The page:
The Tikis’ image was one of a “beach band,” although they were really a group of musicians from Birmingham, Alabama. Billy Self, Clyde Masters, Hayes Hopper, and Len Wade were part of the Bobby Mizzell Soultet. They also played gigs on their own along the Florida panhandle and into Mobile. In 1962, after deciding to form their own group, they picked the name “The Tikis” to fit their beach band image. Soon after that Phillip “Scotty” Scott joined the group and “Len Wade & The Tikis” were ready to rock.
They continued to tour the Mobile and Ft. Walton area and settled in as the house band at The Club Lido in Ft. Walton. With Billy Self on drums, Clyde Masters on bass, Hayes Hopper on sax, Phillip Scott on trumpet and Len Wade doing the bluesy piano and vocals, they combined tight dance routines and horn lines and became a beach version of The Mar-Keys.With their high octane R&B delivery and the “big finish”, they were bringing the house down nightly.
At Club Lido they met Finley Duncan, a man who ran a local jukebox operation and who would soon form the first record label they would record on – Minaret. Mr. Duncan took the guys off to Nashville to begin recording. Later he would take them to Muscle Shoals, Alabama to record at a new studio called Fame Studios. When needed, Finley even recorded them at his company’s office. Over time, the Tikis not only recorded on the Minaret label, but also on Dial, United Artists, and Atco.
With the addition of Dwight Anderson, Robert “Bo” Fowler, Tim Smith, Dale Karrh and Steve Harp, the Tikis continued to mature and hit their stride recording two more albums self-titled simply “The Tikis” with one identified as the “Footprints” album and the other as the “Starfish” album.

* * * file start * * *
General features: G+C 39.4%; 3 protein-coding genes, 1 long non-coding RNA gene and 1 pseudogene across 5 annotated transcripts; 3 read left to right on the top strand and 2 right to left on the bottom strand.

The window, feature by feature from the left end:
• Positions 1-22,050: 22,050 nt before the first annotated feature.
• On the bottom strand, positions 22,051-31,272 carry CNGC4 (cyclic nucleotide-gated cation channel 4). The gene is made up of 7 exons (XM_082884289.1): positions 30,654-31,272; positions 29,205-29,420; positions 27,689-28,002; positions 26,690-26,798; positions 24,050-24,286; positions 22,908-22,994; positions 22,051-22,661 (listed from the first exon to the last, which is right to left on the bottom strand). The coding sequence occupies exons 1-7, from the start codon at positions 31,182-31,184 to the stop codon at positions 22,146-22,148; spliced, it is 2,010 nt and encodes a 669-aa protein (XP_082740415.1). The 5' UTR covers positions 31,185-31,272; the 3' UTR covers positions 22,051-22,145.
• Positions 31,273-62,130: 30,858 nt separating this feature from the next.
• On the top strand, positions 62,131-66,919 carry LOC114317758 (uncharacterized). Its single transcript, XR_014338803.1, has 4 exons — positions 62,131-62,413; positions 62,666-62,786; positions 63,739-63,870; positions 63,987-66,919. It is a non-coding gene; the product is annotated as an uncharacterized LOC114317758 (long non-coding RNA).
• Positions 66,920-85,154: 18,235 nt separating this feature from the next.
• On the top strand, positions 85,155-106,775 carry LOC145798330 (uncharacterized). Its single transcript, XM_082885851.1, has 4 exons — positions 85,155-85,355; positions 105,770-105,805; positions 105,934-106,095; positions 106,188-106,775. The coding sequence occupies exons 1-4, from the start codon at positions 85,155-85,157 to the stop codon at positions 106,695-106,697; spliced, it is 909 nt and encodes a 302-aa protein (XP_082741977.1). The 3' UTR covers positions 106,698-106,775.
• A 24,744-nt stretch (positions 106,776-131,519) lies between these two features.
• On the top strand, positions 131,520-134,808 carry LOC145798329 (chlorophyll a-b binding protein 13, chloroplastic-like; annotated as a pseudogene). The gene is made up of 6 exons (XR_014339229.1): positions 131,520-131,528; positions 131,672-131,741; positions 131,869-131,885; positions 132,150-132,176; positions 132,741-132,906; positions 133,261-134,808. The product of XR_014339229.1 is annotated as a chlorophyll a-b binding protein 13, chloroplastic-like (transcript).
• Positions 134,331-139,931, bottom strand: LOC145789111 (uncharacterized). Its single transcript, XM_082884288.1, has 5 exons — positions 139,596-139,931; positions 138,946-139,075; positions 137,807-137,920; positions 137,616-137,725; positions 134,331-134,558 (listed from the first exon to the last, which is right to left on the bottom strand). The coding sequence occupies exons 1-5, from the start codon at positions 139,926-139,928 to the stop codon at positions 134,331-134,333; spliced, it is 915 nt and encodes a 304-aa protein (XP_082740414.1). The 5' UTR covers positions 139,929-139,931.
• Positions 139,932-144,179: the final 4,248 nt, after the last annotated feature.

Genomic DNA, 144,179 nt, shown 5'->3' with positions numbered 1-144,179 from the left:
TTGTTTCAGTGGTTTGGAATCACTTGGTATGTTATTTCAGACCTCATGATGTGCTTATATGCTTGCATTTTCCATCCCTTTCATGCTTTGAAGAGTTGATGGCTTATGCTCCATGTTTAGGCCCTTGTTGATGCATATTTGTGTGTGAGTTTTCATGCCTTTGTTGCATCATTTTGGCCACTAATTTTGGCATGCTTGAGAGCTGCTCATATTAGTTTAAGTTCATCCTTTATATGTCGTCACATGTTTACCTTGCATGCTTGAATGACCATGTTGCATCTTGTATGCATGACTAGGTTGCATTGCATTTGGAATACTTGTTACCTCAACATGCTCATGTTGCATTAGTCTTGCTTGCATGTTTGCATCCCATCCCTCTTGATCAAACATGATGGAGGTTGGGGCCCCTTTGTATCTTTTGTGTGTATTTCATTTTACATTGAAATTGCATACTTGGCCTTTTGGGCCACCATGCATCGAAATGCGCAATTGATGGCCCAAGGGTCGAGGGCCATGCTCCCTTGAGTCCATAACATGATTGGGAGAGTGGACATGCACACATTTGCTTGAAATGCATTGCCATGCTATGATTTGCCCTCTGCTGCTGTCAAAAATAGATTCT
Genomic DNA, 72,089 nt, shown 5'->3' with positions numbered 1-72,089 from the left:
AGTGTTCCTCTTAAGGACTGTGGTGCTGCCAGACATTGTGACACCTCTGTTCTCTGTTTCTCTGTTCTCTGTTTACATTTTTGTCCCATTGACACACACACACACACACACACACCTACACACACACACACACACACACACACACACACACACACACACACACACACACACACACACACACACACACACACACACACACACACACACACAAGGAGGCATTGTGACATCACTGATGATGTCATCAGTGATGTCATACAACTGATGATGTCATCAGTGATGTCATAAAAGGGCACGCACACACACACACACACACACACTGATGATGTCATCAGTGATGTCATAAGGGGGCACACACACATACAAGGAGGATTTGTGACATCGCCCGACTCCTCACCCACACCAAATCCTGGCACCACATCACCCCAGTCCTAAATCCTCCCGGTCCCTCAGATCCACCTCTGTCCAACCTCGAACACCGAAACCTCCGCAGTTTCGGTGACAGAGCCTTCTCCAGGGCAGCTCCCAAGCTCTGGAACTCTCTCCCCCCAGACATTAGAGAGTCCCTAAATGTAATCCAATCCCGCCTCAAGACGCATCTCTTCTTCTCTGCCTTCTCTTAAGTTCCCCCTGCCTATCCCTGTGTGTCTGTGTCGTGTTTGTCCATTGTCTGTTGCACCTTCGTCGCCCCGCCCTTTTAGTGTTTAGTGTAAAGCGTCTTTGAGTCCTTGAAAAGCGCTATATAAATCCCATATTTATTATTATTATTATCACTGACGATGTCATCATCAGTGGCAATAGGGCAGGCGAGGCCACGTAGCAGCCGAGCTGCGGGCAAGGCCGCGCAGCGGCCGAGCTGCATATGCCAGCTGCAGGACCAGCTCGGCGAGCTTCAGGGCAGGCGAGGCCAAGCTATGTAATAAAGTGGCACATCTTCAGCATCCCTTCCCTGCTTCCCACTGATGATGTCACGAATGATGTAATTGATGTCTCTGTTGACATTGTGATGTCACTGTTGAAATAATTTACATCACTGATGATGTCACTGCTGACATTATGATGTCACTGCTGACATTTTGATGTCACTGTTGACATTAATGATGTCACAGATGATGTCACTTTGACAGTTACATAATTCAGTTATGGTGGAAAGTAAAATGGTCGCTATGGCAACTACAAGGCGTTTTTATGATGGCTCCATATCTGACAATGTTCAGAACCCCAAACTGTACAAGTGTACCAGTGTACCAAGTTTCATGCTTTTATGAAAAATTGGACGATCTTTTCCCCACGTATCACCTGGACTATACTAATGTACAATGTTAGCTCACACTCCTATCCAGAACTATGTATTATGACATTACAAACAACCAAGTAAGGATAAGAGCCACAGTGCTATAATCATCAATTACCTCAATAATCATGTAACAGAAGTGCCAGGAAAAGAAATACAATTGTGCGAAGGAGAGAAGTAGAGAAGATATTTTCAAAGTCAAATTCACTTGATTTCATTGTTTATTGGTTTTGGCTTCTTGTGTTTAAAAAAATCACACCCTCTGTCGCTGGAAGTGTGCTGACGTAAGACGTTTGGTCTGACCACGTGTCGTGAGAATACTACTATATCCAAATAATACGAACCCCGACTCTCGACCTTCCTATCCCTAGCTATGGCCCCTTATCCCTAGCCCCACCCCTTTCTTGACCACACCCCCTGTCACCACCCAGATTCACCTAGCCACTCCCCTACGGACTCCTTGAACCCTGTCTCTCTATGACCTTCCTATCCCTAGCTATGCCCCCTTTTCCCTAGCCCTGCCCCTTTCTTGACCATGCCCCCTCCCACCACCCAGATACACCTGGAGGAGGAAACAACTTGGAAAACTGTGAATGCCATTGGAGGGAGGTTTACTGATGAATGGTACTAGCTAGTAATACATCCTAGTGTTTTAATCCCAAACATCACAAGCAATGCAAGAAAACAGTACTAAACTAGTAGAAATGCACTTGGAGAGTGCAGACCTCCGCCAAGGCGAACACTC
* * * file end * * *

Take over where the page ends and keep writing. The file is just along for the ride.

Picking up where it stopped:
The Tikis kept their legendary status going strong with quite a touring schedule. Over the years they played cities and towns in 32 states and 3 countries around the world, including two separate 25 city tours of Japan on the same bill as Brenda Lee. Other people they toured with over the years included Leslie Gore, Bobby Goldsboro, Ray Stevens, Chad & Jeremy as well as Sam & Dave. Locally many will remember seeing the Tikis in the Boom Boom Room at the Eastwood Bowling Center and might have even bought their “In Town Tonight” LP.
After performing together for more than a decade, the guys went their separate ways. Some stayed in the music industry playing in other bands, touring with other acts, solo recording, and working with talent agencies and concert promotions while others went into the corporate world or owned their own businesses.
They all started young in the world of music and not only have many good memories from those days, but also left many good memories for us as music lovers as well. They did as their hit song said, “I Was Doin’ Alright” and to us they still are.